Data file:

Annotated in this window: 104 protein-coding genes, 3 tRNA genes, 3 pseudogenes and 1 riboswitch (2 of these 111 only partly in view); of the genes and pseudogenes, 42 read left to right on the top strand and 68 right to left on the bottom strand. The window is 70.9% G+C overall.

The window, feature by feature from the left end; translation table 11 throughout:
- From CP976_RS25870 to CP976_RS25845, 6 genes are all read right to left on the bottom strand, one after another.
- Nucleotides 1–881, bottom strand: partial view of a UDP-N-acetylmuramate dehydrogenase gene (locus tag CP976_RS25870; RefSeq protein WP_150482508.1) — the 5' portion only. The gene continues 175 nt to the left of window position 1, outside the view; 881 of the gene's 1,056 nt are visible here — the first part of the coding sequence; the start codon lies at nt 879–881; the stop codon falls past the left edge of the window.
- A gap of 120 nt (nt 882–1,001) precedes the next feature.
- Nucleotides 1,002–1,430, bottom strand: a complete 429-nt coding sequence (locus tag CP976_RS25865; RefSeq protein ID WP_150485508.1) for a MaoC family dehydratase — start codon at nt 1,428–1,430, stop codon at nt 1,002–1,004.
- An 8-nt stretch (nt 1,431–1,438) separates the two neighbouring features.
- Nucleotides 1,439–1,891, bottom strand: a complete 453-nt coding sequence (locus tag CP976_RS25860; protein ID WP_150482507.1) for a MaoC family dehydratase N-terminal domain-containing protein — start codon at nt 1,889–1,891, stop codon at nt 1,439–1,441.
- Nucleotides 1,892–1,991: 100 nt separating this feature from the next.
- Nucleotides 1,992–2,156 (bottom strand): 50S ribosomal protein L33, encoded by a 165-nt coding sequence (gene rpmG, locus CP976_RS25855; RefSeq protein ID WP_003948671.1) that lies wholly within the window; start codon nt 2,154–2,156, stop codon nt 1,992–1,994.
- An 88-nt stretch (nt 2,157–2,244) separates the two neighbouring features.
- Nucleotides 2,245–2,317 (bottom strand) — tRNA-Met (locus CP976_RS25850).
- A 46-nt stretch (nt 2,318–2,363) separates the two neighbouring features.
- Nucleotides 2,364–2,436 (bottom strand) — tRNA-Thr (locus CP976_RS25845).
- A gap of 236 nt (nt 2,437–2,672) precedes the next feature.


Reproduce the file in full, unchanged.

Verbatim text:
Annotated in this window: 104 protein-coding genes, 3 tRNA genes, 3 pseudogenes and 1 riboswitch (2 of these 111 only partly in view); of the genes and pseudogenes, 42 read left to right on the top strand and 68 right to left on the bottom strand. The window is 70.9% G+C overall.

The window, feature by feature from the left end; translation table 11 throughout:
- From CP976_RS25870 to CP976_RS25845, 6 genes are all read right to left on the bottom strand, one after another.
- Nucleotides 1–881, bottom strand: partial view of a UDP-N-acetylmuramate dehydrogenase gene (locus tag CP976_RS25870; RefSeq protein WP_150482508.1) — the 5' portion only. The gene continues 175 nt to the left of window position 1, outside the view; 881 of the gene's 1,056 nt are visible here — the first part of the coding sequence; the start codon lies at nt 879–881; the stop codon falls past the left edge of the window.
- A gap of 120 nt (nt 882–1,001) precedes the next feature.
- Nucleotides 1,002–1,430, bottom strand: a complete 429-nt coding sequence (locus tag CP976_RS25865; RefSeq protein ID WP_150485508.1) for a MaoC family dehydratase — start codon at nt 1,428–1,430, stop codon at nt 1,002–1,004.
- An 8-nt stretch (nt 1,431–1,438) separates the two neighbouring features.
- Nucleotides 1,439–1,891, bottom strand: a complete 453-nt coding sequence (locus tag CP976_RS25860; protein ID WP_150482507.1) for a MaoC family dehydratase N-terminal domain-containing protein — start codon at nt 1,889–1,891, stop codon at nt 1,439–1,441.
- Nucleotides 1,892–1,991: 100 nt separating this feature from the next.
- Nucleotides 1,992–2,156 (bottom strand): 50S ribosomal protein L33, encoded by a 165-nt coding sequence (gene rpmG, locus CP976_RS25855; RefSeq protein ID WP_003948671.1) that lies wholly within the window; start codon nt 2,154–2,156, stop codon nt 1,992–1,994.
- An 88-nt stretch (nt 2,157–2,244) separates the two neighbouring features.
- Nucleotides 2,245–2,317 (bottom strand) — tRNA-Met (locus CP976_RS25850).
- A 46-nt stretch (nt 2,318–2,363) separates the two neighbouring features.
- Nucleotides 2,364–2,436 (bottom strand) — tRNA-Thr (locus CP976_RS25845).
- A gap of 236 nt (nt 2,437–2,672) precedes the next feature.